Whether the other parts of the statute must also be adjudged void because of the association must depend upon a consideration of the object of the law, and in what manner and to what extent the unconstitutional portion affects the remainder.

A statute, it has been said, is judicially held to be unconstitutional, because it is not within the scope of legislative authority; it may either propose to accomplish something prohibited by the Constitution, or to accomplish some lawful, and even laudable object, by means repugnant to the Constitution of the United States or of the State.

A statute may contain some such provisions, and yet the same act, having received the sanction of all branches of the legislature, and being in the form of law, may contain other useful and salutary provisions, not obnoxious to any just constitutional exception. It would be inconsistent with all just principles of constitutional law to adjudge these enactments void because they are associated in the same act, but not connected with or dependent on others which are unconstitutional."

68. The doctrine of severability has been applied by this Court in cases of challenge to the validity of an amendment on the ground of disregard of the substantive limitations on the amending power, namely, alteration of the basic structure. But only the offending part of the amendment which had the effect of altering the basic structure was struck down while the rest of the amendment was upheld. [See Kesavananda Bharati v. State of Kerala [(1973) 4 SCC 225 : 1973 Supp SCR 1] , Minerva Mills Ltd. v. Union of India [(1980) 3 SCC 625 : (1981) 1 SCR 206] , P. Sambamurthy v. State of A.P. [(1987) 1 SCC 362 : (1987) 2 ATC 502 : (1987) 1 SCR 879] ].

69. Is there anything in the procedural limitations imposed by sub-article (2) of Article 368 which excludes the doctrine of severability in respect of a law which violates the said limitations?

Such a violation may arise when there is a composite Bill or what is in statutory context or jargon called a 'Rag-Bag' measure seeking amendments to several statutes under one amending measure which seeks to amend various provisions of the Constitution some of which may attract clauses (a) to (e) of the proviso to Article 368(2) and the Bill, though passed by the requisite majority in both the Houses of Parliament has received the assent of the President without it being sent to States for ratification or having been so sent fails to receive such ratification from not less than half the States before the Bill is presented for assent.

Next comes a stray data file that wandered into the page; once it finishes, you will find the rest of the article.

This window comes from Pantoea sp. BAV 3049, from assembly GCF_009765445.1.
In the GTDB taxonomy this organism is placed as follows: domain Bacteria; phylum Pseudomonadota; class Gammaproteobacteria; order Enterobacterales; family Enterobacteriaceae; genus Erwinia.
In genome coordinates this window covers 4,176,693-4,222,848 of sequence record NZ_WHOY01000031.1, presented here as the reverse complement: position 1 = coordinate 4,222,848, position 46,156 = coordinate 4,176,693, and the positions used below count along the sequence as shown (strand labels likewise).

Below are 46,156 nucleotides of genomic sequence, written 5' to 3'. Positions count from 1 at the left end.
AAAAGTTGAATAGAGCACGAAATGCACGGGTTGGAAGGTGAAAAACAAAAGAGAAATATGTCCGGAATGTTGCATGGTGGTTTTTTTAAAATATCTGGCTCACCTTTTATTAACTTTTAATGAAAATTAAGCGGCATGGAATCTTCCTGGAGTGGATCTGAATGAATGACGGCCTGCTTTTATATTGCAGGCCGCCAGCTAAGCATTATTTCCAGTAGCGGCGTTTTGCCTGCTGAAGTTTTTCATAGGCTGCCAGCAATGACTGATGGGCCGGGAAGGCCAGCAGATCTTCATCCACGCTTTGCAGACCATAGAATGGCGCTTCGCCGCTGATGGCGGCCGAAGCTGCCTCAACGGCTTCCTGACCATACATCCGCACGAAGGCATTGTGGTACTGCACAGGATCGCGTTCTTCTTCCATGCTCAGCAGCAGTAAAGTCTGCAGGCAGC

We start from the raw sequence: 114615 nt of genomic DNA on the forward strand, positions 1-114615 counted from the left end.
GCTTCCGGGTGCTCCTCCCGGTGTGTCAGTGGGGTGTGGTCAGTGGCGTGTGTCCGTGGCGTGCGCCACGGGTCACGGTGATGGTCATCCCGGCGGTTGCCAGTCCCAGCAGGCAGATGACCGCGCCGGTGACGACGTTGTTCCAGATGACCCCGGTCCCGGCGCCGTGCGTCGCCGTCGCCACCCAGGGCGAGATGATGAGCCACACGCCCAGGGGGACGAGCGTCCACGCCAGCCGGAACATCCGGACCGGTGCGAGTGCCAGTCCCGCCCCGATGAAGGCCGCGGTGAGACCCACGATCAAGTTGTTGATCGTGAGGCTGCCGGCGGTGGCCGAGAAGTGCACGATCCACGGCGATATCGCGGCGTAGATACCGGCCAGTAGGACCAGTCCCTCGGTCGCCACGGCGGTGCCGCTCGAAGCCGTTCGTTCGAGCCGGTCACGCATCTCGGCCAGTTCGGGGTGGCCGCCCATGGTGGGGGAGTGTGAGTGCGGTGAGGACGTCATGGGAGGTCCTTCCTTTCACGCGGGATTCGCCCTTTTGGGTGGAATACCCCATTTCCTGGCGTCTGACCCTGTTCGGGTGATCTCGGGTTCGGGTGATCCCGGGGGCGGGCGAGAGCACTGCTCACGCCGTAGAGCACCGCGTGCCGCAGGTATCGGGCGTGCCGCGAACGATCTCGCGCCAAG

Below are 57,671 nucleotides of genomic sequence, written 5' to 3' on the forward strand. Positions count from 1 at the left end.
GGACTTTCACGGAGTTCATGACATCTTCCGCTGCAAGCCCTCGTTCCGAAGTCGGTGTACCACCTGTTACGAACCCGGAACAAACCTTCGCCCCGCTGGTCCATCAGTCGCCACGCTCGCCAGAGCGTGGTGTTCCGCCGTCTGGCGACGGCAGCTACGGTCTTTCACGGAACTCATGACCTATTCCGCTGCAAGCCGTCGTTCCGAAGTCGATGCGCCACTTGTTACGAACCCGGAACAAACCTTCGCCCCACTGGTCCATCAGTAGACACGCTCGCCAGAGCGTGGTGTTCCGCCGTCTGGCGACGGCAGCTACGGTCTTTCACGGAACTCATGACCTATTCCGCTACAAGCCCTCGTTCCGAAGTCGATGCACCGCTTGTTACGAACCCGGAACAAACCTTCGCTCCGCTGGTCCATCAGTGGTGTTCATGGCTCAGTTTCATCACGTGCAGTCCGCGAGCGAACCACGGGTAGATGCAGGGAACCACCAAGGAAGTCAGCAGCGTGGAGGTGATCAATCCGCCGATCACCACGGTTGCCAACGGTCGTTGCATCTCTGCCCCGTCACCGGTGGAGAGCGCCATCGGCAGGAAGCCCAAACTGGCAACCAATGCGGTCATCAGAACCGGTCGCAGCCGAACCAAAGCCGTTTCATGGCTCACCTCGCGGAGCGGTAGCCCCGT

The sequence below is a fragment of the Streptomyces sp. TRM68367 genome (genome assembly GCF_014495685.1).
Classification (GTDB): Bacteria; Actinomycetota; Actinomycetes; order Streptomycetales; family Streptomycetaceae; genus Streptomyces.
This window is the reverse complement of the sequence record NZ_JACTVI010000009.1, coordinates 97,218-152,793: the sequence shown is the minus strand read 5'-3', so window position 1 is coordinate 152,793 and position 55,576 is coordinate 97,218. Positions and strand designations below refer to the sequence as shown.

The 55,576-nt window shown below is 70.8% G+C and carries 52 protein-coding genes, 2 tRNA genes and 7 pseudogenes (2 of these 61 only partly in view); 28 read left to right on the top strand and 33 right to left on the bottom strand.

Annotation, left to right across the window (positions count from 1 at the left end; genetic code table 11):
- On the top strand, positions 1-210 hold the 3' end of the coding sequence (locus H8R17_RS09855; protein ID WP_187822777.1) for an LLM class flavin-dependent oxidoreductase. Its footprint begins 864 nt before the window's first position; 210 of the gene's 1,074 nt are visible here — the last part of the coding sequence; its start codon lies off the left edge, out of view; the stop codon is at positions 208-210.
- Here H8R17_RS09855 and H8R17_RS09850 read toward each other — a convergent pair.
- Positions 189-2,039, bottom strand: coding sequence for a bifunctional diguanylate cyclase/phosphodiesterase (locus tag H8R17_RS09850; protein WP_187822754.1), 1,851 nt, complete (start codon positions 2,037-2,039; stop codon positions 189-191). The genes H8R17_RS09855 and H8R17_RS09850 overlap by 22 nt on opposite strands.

Such an Amendment Act is within the competence of Parliament insofar as it relates to provisions other than those mentioned in clauses (a) to (e) of proviso to Article 368(2) but in respect of the amendments introduced in provisions referred to in clauses (a) to (e) of proviso to Article 368(2), Parliament alone is not competent to make such amendments on account of some constitutionally recognised federal principle being invoked. If the doctrine of severability can be applied it can be upheld as valid in respect of the amendments within the competence of Parliament and only the amendments which Parliament alone was not competent to make could be declared invalid.

70. Is there anything compelling in the proviso to Article 368(2) requiring it to be construed as excluding the doctrine of severability to such an amendment?

It is settled rule of statutory construction that "the proper function of a proviso is to except and deal with a case which would otherwise fall within the general language of the main enactment, and its effect is confined to that case" and that where "the language of the main enactment is clear and unambiguous, a proviso can have no repercussion on the interpretation of the main enactment, so as to exclude from it by implication what clearly falls within its express terms". [See: Madras & Southern Mahratta Railway Company Ltd. v. Bezwada Municipality [(1944) 71 IA 113, 122 : AIR 1944 PC 71 : 48 CWN 618] , CIT v. Indo-Mercantile Bank Ltd. [1959 Supp 2 SCR 256, 266 : AIR 1959 SC 713 : (1959) 36 ITR 1]

71. The proviso to Article 368(2) appears to have been introduced with a view to giving effect to the federal principle. In the matter of amendment of provisions specified in clauses (a) to (e) relating to legislative and executive powers of the States vis-a-vis the Union, the Judiciary, the election of the President and the amending power itself, which have a bearing on the States, the proviso imposes an additional requirement of ratification of the amendment which seeks to effect a change in those provisions before the Bill is presented for the assent of the President.